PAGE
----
About 25 years ago, my sweet husband came home and suggested I listen to a radio broadcast titled, “Gateway to Joy“, hosted by Elisabeth Elliot. We were new Christians, and eager to learn God’s ways for our home and marriage but I wasn’t an immediate fan of Elisabeth.
My mindset was more like the Helen Reddy song; “I Am Woman Hear Me Roar” than the ”Keep a Quiet Heart” teaching of Elisabeth Elliot. With her rather direct and forthright style of teaching from Scripture and stories of walking with the Lord through years of difficulties and trials, it didn’t take long to win me over. I was hooked!
Have you had the experience of feeling as if you've got far too many burdens to bear, far too many people to take care of, far too many things on your list to do? You just can't possibly do it, and you get in a panic and you just want to sit down and collapse in a pile and feel sorry for yourself.
Well, I've felt that way a good many times in my life, and I go back over and over again to an old Saxon legend, which I'm told is carved in an old English parson somewhere by the sea. I don't know where this is. But this is a poem which was written about that legend. The legend is “Do the next thing.” And it's spelled in what I suppose is Saxon spelling. “D-O-E” for “do,” “the,” and then next, “N-E-X-T.” “Thing”-“T-H-Y-N-G-E.”
“A quiet heart is content with what God gives”
A few months ago, I took a little 5 day detour back to the hospital as the result of a complication that arose from a recent surgery. Part of my treatment during my stay included walking, so I set out to walk 10 laps of the surgical wing, 4x daily. While making my laps, I heard and saw a lot of patients in a variety of distress. There were a few that were so vocal that I was relieved they were on the other side of the wing and out of earshot from ‘my’ room. By day 3, I was settled into a routine, when in rolls another patient into ‘my’ room. Notice how the room was mine? 😏
Hospital rooms have zero privacy, are loud, bright and a revolving door of residents, doctors, technicians, housekeepers and more. The thought of adding another person to ‘my’ room was unsettling. I literally rolled my eyes to God, and then realized she was one of those noisy complaining patients heard during my walks. After all, its all about me!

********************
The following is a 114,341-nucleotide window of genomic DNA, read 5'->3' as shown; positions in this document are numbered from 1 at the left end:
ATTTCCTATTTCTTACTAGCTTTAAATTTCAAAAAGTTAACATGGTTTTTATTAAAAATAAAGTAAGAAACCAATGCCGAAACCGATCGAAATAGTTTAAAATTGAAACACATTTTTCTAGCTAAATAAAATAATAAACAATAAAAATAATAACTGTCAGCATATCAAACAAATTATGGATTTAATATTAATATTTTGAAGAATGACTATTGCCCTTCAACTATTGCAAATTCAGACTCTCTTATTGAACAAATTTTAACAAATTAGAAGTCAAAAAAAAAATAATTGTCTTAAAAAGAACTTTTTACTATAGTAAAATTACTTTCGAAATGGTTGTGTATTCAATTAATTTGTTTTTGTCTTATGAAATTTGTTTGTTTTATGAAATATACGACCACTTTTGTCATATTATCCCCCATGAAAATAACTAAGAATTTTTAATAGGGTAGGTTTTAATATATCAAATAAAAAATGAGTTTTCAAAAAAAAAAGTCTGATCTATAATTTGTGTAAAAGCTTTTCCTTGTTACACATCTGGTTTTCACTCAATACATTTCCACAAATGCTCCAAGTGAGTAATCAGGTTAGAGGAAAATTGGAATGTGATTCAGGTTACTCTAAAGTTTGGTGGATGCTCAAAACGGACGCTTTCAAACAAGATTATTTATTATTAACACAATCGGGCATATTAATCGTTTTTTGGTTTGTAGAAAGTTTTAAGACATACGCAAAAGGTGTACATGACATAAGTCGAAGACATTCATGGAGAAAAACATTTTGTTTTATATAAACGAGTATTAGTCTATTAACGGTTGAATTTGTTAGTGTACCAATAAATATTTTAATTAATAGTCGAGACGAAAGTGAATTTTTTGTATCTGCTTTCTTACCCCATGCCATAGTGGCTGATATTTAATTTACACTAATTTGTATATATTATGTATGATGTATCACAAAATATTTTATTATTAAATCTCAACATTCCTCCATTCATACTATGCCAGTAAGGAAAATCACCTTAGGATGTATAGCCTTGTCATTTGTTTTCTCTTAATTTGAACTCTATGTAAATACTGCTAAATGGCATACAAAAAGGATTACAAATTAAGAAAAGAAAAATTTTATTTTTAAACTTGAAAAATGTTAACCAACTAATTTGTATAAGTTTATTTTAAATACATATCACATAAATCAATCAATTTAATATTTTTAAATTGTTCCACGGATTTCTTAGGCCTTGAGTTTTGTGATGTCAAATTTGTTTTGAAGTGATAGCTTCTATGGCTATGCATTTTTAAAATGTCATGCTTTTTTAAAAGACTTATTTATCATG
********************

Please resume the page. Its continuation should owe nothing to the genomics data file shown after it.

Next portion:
Within 30 minutes of her arrival she began to loudly complain outwardly while I complained inwardly.
As this was going on, in walks the housekeeper, singing and oblivious to the complaints. My roommate took notice of her song and asked if she was a Christian, which the housekeeper was quick to answer in the affirmative! It just so happens that my roommate was also a Christian who began sharing how sick and alone she was from her recent fall while I listened in. Because of COVID, she didn’t have visitors.
You would be correct if you thought I started feeling badly, that after all, perhaps it wasn’t all about me. “Do the Next Thing” came to mind, then I asked both if they would like to pray together and so we did, for several minutes.
Do you know for the rest of the day, my roommate was beaming and the next morning I realized she hadn’t complained at all. She told everyone about ‘her’ roommate praying with her and how happy she was in ‘her’ new room. 🙌
The next thing for me to do that morning was to forget about me and think about my new roommate in her new room.
Elisabeth Elliot’s teaching and testimony was the inspiration behind our “Do the Next Thing” canvas.
The poem in the background is whispering the reminder of Who provides all that we have and the larger text is the bolder and simple reminder to do just the next thing.
Our original design didn‘t include the poem, (where this saying originated,) however as we worked through revisions, we saw the beauty and importance of having the poem as a subtle reminder in the background.
The radio broadcast of Do the Next Thing https://web.archive.org/web/20140727193826/http://www.backtothebible.org/index.php/Gateway-to-Joy/Do-the-Next-Thing.html
Keep a Quiet Heart
Learning from Elisabeth Elliot: A List of Resources
More resources of Elisabeth Elliot: